To stay true to the name of the blog, we will call drones a cyber law issue and I will post something about them. I'm sure everyone remembers when Al-Awlaki was targeted and killed via drone strike. This entry is a modified version of something I wrote earlier in the year in response to a listserv discussion on the topic of the legality of the killing. This particular discussion occurred after Attorney General Holder gave a speech at a law school, where he presented a justification. I have tried to reword it so that it doesn't read like you're just getting one side of a conversation, apologies if I have missed anything.
There was no formal declaration of war, however, there was an authorization for the use of military force. Additionally,
Congress has passed legislation declaring anyone involved with Al Qaeda
to be an unlawful enemy belligerent. When the war on terror began it
was in large part being conducted against the Taliban. While the
Taliban was not widely recognized internationally as a State, it
controlled large parts of Afghanistan, including Kabul. Even now the
Taliban controls territory in Afghanistan. Despite the non-State
character of other participants, the conflict is most analogous to
military activities, rather than crime. Therefore, it is the laws of
armed conflict, and not the law enforcement model that controls.
Under the laws of armed conflict, unprivileged enemy belligerents
are not entitled to the protections of the laws of war, which protect
lawful soldiers. Therefore, in addition to being unlawful combatants,
they are criminals. This is why the government asserts that they are also able to be tried in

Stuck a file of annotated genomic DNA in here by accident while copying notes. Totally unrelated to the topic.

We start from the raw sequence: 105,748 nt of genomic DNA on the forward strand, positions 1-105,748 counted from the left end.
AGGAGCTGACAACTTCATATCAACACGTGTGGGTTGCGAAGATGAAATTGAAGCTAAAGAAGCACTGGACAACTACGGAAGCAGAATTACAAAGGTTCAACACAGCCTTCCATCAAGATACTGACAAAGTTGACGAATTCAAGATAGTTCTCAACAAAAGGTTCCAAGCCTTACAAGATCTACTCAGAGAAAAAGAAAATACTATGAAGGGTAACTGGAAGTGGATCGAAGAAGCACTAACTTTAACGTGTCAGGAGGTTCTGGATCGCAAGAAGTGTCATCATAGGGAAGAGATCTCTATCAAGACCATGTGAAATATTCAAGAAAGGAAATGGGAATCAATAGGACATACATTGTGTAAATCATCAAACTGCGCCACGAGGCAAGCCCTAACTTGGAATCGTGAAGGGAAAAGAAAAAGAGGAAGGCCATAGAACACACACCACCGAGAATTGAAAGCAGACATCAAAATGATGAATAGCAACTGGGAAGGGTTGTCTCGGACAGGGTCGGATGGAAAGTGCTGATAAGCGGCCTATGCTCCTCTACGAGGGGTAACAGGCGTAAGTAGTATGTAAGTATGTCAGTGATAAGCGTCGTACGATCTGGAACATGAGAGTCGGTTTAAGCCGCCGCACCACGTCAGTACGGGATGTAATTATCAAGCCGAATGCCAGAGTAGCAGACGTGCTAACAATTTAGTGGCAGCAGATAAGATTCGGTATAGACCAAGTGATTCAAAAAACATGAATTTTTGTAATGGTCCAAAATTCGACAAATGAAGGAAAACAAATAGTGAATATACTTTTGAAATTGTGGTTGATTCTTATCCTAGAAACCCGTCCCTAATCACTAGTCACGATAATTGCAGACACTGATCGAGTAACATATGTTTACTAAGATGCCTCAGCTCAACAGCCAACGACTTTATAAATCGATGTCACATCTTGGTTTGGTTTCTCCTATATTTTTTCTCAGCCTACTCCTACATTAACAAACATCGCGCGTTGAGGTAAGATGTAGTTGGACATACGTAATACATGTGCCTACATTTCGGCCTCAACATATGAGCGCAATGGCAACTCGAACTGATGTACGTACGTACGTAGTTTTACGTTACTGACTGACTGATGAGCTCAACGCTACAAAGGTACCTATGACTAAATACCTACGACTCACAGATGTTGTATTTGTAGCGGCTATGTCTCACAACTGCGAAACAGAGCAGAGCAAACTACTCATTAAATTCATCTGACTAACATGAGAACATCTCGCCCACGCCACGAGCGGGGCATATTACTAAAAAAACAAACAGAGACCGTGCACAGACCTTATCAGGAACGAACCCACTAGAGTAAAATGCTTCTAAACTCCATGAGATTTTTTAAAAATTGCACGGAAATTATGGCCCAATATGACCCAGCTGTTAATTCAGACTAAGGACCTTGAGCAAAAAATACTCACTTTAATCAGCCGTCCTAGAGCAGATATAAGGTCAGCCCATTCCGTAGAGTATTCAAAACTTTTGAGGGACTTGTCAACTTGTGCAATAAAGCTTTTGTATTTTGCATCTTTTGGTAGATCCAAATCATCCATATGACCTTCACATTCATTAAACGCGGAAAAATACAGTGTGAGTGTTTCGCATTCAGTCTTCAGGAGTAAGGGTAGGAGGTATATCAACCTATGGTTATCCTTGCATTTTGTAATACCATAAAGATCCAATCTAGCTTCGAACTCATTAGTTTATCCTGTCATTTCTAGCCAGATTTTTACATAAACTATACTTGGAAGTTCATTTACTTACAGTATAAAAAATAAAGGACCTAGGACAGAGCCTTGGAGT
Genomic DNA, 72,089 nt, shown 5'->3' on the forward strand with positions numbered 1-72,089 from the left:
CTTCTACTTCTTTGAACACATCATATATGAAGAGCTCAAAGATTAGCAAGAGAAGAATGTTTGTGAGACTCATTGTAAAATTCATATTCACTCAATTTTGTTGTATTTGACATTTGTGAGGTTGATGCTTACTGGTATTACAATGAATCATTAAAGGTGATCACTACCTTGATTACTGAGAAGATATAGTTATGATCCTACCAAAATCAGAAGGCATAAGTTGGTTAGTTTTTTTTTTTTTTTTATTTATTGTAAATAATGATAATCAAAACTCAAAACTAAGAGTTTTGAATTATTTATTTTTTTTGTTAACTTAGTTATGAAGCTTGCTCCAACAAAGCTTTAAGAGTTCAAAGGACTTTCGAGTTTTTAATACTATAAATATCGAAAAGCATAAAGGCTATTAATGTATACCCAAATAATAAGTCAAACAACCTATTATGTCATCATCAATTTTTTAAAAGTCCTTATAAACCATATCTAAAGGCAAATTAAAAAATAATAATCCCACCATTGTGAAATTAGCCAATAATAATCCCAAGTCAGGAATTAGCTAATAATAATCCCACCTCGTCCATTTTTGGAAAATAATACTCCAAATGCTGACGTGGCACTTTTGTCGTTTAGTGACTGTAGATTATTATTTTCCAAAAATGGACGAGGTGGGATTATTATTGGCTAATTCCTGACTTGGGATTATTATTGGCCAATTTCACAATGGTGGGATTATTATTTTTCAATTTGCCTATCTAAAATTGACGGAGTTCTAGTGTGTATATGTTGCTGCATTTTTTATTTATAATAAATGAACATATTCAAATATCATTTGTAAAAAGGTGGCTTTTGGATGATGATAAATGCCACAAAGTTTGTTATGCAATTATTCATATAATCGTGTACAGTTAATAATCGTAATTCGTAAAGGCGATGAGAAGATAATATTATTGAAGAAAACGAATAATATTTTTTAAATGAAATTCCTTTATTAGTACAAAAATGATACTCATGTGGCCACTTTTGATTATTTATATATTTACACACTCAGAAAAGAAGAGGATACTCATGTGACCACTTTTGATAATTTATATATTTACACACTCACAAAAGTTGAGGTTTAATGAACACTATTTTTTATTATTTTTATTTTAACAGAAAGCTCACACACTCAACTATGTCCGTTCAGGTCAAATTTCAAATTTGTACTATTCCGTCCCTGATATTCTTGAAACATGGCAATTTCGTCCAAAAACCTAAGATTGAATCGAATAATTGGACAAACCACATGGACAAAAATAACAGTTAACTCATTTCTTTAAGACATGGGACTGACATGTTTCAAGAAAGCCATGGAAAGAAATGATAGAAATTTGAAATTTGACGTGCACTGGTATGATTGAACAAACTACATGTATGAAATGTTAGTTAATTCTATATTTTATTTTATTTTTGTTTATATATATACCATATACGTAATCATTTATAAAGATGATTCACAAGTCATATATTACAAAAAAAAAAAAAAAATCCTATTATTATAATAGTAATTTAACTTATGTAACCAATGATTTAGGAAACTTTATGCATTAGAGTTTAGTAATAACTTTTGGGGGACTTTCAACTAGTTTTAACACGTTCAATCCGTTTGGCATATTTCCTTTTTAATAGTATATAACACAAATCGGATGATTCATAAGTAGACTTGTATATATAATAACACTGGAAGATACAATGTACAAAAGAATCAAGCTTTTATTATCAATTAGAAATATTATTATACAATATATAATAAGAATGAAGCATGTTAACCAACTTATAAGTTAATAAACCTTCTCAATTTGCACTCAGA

civilian courts. The ability to do so is not the same as the
obligation. Enemy combatants are lawful targets, and may be targeted at
any time while the conflict is ongoing. Despite what the ACLU says,
international humanitarian law does not make reference to the
"battlefield." Issues of national sovereignty are implicated when a strike is conducted in a State with which we were not at war. If that State were to consent to the operation, there would be no problem under international law. Members of the leadership are enemy combatants even if
they never pick up a weapon.
The Constitution provides for due process. It does not define what
due process is. In Ex Parte Quirin, a US citizen was captured on US
soil, tried by military commission and executed for committing sabotage
along with German Nazis. This is distinguished from Ex Parte Milligan,
where a US citizen on US soil could not be tried by military commission
while US courts were open and functioning, because in Quirin the US
citizen was an enemy combatant, which was not the case in Milligan.
Therefore, SCOTUS has held that US citizens who are enemy combatants are
not granted the same constitutional protections as US citizens being
tried under the law enforcement/criminal model. The due process is
I am not arguing that Holder's opinion is perfect. I do have
concerns relating to the complete secrecy in due process
determinations. At the moment we are forced to rely on the AG's
declaration that due process is being met. As an example of possible alternate methods, the Israeli
system calls for a judicial determination after-the-fact so that there
is some accountability, while still taking the national security
concerns for secrecy into account.
As for the lack of honor in using drones that has been mentioned, LOAC prohibits the use of
certain weapons. Generally prohibited weapons are those that are indiscriminate and those
designed to inflict unnecessary suffering. Neither is the case for
drones. It is no different from having a pilot in the cockpit, except
the pilot's life is not at risk, and they are able to stay airborne for
longer periods of time.